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Controversy Over Port Commission Appointments Continues

Evening Edition

Mike McDade, a former San Diego Port Commissioner, and San Diego City Councilman Kevin Faulconer talk to KPBS about the flap at City Hall over the appointment of candidates to sit on the San Diego Port Commission.

Aired 1/22/13 on KPBS Midday Edition.


Mike McDade, Former San Diego Port Commissioner

Kevin Faulconer, San Diego City Councilman

Katie Orr, KPBS Metro Reporter


There's a flap at San Diego City Hall over the appointment of candidates to sit on the San Diego Port Commission.

The City Council agreed on two nominees, Democrat Rafael Castellanos, an attorney, and Republican Marshall Merrifield, a business owner. But Mayor Bob Filner vetoed those candidates and is recommending a whole new procedure for making appointments to the Port.

City Council President Todd Gloria has said he will schedule a meeting in the coming weeks to override the mayor’s veto.

The mayor outlined the reasons for the veto in a memo. He mentioned a vacancy on the City Council, a need for the city to establish a vision and policy for the Port and set minimum qualifications.

But City Councilman Kevin Faulconer said the city already has an appointment process in place that’s worked for years.

"I think we've had a process that has served our city very, very well," he told KPBS. "We have an open process where we encourage candidates to apply, they submit their resumes and the finalists are brought before City Council."

"It's a process that not only has served the city well, but served it well in this round," he added.

The Unified Port of San Diego is governed by a seven member Board of Port Commissioners. One commissioner each is appointed by the city councils of Chula Vista, Coronado, Imperial Beach and National City, and three commissioners are appointed by the San Diego City Council.

In his memo, Filner also stressed the need to make appointees accountable to the city.

But Former Port Commissioner Mike McDade says that’s not the role of a port commissioner.

“This is a state agency that has broader responsibilities,” he said.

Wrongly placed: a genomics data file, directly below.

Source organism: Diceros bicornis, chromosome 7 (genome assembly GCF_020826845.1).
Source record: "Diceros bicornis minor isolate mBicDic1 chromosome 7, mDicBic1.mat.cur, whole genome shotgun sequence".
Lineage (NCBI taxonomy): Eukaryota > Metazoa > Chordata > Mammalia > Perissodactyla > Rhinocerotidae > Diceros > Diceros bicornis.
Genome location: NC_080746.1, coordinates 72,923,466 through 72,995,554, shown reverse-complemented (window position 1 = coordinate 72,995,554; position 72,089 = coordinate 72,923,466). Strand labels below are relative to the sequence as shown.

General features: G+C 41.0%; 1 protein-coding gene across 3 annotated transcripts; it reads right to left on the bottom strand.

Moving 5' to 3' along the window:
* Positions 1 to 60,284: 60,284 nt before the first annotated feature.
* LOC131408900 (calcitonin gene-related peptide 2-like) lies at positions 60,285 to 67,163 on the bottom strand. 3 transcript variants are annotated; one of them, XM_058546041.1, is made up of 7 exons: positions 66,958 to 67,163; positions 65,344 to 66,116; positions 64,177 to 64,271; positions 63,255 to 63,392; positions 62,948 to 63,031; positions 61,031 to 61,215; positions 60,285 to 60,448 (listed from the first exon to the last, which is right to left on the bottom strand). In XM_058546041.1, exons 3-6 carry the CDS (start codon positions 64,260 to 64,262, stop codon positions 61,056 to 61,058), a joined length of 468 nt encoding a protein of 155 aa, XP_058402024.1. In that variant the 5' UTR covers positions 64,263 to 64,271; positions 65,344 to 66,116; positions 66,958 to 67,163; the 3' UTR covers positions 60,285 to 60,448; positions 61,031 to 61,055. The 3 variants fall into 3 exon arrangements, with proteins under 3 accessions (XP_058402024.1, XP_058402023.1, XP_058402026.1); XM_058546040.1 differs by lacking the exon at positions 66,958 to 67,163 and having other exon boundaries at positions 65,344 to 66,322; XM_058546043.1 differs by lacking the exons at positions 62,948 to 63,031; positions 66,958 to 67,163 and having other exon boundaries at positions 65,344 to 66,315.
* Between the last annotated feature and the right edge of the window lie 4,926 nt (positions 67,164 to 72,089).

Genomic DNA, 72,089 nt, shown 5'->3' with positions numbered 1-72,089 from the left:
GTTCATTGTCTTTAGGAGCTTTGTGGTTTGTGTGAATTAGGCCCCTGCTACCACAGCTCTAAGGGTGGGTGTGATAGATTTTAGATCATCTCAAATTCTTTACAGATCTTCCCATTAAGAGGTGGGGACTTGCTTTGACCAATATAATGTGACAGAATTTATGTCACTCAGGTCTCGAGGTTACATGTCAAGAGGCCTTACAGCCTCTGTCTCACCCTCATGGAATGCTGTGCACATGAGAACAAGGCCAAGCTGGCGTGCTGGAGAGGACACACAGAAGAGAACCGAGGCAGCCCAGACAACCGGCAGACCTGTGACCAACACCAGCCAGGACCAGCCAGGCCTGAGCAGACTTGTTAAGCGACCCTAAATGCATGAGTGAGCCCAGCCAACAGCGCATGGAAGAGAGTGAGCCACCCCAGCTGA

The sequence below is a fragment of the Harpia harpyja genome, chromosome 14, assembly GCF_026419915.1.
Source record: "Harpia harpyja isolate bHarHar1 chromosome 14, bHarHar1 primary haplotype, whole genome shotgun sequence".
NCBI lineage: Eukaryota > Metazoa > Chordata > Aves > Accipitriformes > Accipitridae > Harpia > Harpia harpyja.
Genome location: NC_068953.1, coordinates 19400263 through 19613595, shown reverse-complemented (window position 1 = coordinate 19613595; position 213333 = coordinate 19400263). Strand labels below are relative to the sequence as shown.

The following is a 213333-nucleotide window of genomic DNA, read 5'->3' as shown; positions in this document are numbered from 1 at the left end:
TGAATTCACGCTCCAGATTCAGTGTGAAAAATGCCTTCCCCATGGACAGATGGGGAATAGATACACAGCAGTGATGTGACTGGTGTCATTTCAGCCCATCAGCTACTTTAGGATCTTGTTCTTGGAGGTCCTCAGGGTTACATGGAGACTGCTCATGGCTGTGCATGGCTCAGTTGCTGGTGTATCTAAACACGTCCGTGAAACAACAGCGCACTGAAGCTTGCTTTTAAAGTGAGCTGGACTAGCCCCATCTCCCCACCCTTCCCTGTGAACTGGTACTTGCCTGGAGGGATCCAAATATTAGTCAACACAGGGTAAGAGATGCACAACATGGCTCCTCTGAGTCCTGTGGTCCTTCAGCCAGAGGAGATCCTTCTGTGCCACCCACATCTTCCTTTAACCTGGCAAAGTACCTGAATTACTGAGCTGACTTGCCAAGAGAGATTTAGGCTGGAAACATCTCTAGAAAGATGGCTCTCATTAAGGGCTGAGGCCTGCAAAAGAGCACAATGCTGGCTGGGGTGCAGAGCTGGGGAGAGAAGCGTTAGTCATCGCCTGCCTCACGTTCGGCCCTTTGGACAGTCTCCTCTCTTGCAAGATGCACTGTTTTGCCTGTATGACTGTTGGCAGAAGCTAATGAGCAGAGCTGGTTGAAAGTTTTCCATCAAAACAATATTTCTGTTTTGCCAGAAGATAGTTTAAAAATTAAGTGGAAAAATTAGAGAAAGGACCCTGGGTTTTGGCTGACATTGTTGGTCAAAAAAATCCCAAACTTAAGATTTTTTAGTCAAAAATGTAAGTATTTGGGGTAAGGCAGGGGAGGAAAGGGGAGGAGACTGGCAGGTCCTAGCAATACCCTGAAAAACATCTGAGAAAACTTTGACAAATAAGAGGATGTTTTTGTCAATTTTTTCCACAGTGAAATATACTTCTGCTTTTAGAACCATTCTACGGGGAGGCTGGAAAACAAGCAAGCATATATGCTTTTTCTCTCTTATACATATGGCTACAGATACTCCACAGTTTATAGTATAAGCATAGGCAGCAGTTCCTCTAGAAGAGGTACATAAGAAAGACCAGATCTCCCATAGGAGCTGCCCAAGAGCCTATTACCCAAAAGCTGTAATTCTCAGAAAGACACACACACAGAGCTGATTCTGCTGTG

The Port of San Diego was created by the state legislature to manage San Diego Bay and surrounding waterfront land in 1962.

Its mission is to protect the Tidelands Trust resources by providing economic vitality and community benefit through a balanced approach to maritime industry, tourism, water and land recreation, environmental stewardship and public safety.

For more on the significance of the Port of San Diego and its regional impact check out the KPBS/I-Newsource Investigation Port Authority.

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Avatar for user 'laplayaheritage'

laplayaheritage | January 22, 2013 at 7:14 p.m. ― 4 years, 2 months ago

The Land Use, Planning, and the Associated Budget for CEQA documents and Construction for both the San Diego Unified Port District and the San Diego Regional Airport Authority should be moved to SANDAG our official regional State-Mandated Metropolitan Planning Orginization (MPO). Right now Taxpayers are paying for 3 Regional Planning Administration, instead of just one MPO (SANDAG) preferred by the Feds and the State.

The Port District and Airport Authority would remain to protect our State Public Trust lands, ongoing maintenance, Policing Authority, and daily operations.

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Avatar for user 'philosopher3000'

philosopher3000 | January 22, 2013 at 10:48 p.m. ― 4 years, 2 months ago

For far too long the Port of San Diego has worked with $BILLIONS of our tax dollars in the shadows, behind the scenes, making kings out of various local land-developers. The email scandals showing how local developers have the private email addresses of our Port Commissioners, and the implication of back-room-deals, influence, corruption, and worse are more than reason to make the selection process transparent and public. Thanks to San Diego Mayor Bob Filner, we may actually know the names of our representatives for the first time ever. I've met 5 city council members, I've spoken with them at local meetings, and even spent time with the Mayor on occasion, but I worked for the Port of San Diego, in Human Resources, for over a year, and I've never met a Port Commissioner.

( | suggest removal )